In Literature, The Hero’s Journey often starts out with the main character feeling uncomfortable with his or her situation. Then, he is forced or drawn into an adventure in some unknown territory. In books like The Odyssey by Homer or The Hobbit by Tolkien. the main character also feels driven to solve a monumental problem or seek to capture an extremely rare and valuable treasure. Once the hero leaves his home base, he must also undergo drastic changes. In one way of looking at this process, he must die symbolically and take on a new persona as he interacts with many difficult and unexpected challenges. He must also acquire allies and tools that will help him to advance toward his goal. Note how Heroic Literature has much in common with many modern video games. In both The Adventures of Tom Sawyer, and in Huckleberry Finn, Mark Twain provides examples that he was very familiar with the patterns of The Heroic Journey, even long before Campbell described them in The Hero With a Thousand Faces (1949). Twain mentions Walter Scott’s chivalrous tales of Robin Hood, the stories of Sir Lancelot and King Arthur and the satiric journeys of Don Quixote in his two books we are discussing here. He closely follows the pattern of the Heroic Journey in Tom Sawyer, where Tom sets out to find a buried treasure and capture the love of his sweetheart, Becky Thatcher. After he achieves both of those goals, he returns home richer, happier, and more highly revered by the citizens of his home town. Even though The Adventures of Huckleberry Finn also meets several of the essential elements of the Heroic Journey, it is a much more complex story than Tom Sawyer, and Twain introduces readers to some significant variations to the standard Hero’s Journey model.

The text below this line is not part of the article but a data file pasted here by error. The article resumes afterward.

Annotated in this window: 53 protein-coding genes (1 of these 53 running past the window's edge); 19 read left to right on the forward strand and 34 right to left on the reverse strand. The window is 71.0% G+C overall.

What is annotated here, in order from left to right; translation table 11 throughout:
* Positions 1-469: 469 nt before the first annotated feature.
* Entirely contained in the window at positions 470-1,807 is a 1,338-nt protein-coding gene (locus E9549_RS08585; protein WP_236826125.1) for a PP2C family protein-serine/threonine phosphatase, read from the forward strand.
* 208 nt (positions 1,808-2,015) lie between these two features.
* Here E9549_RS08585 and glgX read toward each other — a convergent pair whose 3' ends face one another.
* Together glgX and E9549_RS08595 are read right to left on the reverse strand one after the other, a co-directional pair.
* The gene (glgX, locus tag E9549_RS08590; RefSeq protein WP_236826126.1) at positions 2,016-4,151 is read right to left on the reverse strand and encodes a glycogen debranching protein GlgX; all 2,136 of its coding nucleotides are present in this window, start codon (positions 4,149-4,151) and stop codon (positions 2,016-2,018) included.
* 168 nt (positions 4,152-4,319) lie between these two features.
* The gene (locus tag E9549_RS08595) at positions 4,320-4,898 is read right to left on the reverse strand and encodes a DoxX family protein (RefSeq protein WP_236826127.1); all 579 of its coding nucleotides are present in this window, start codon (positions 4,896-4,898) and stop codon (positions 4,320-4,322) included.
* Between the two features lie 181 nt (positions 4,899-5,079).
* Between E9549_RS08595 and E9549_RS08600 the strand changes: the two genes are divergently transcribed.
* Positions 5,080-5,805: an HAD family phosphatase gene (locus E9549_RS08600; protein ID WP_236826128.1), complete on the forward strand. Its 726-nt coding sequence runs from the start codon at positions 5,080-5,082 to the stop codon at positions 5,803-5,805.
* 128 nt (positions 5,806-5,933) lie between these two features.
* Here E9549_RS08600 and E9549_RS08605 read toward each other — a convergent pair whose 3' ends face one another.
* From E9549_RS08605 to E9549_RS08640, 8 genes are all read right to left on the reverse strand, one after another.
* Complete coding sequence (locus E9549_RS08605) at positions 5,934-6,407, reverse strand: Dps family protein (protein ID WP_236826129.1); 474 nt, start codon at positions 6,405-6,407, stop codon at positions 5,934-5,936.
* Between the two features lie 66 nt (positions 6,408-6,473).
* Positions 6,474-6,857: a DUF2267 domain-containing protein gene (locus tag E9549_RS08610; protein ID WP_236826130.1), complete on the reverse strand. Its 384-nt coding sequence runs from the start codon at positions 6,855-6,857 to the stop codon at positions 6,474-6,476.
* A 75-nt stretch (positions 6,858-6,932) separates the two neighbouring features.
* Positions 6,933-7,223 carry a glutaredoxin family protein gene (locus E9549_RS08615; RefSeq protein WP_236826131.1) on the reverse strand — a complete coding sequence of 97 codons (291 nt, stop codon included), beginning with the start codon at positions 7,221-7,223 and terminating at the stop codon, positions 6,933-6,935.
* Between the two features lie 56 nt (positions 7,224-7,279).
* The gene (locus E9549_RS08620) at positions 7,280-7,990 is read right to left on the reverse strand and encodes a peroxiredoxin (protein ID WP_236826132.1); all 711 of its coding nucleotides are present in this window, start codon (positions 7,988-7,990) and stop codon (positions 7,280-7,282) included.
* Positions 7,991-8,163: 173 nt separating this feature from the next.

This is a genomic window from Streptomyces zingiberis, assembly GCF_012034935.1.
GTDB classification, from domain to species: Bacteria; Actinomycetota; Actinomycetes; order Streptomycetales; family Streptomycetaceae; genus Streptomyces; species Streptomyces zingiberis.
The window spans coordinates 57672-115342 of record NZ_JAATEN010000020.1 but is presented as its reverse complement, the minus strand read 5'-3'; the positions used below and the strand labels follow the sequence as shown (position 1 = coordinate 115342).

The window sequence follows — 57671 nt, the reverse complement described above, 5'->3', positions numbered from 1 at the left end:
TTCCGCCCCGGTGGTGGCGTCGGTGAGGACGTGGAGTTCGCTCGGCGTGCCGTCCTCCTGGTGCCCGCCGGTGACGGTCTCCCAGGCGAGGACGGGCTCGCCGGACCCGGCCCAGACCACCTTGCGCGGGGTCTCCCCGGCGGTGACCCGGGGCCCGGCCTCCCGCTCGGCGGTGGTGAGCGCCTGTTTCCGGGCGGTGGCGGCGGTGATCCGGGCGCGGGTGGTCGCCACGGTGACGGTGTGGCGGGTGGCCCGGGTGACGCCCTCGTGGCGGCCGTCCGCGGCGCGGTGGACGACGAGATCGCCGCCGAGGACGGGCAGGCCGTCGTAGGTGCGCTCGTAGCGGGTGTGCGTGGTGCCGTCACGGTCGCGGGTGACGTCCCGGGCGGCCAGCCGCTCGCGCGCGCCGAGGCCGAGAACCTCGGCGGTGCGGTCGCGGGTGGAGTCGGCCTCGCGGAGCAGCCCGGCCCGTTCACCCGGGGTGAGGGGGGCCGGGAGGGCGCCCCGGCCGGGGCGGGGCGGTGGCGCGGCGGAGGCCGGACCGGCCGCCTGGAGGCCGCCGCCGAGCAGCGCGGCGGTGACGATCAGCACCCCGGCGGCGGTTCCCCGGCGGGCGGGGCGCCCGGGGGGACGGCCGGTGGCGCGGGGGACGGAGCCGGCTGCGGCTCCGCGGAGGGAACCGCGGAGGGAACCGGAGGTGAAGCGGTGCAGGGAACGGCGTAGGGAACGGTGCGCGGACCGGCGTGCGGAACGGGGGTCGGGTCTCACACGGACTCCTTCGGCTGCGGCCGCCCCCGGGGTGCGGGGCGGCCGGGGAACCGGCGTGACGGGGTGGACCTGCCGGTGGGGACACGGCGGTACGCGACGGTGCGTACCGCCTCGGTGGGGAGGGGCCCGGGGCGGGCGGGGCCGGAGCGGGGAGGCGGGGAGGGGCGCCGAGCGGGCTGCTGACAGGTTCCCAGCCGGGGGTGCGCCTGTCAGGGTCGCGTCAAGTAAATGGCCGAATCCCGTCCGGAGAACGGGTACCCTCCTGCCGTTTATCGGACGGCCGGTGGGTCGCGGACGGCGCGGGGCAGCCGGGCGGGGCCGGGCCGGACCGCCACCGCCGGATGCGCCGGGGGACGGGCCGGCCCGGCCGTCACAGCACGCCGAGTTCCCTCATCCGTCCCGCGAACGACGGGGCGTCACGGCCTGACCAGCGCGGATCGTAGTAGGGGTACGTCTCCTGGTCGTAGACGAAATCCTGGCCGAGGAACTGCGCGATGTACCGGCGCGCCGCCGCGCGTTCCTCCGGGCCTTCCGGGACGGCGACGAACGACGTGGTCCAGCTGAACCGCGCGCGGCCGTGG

Huck Finn has two main reasons to leave his home-the town of St. Petersburg, Missouri. He embarks on his journey after he feels squeezed by the soft entanglements of being sivilized by Miss Watson and because he fears that he will be killed by his “Pap” during one of his many drunken stupors. To escape, he stages a scene that strongly suggests that he has been killed and dragged to the river by thieves. His ruse is so brilliant that his “Pap” and all the citizens of his town believe he has been murdered. Huck thinks that his scheme was so clever that even Tom Sawyer would have been proud of it. The act of his staged death symbolizes that the old Huck Finn has died and the new one will need to be reformed on his new journey. To escape, he glides on a canoe to Jackson Island, a nearby hideaway he was first introduced to by his sidekick, Tom Sawyer.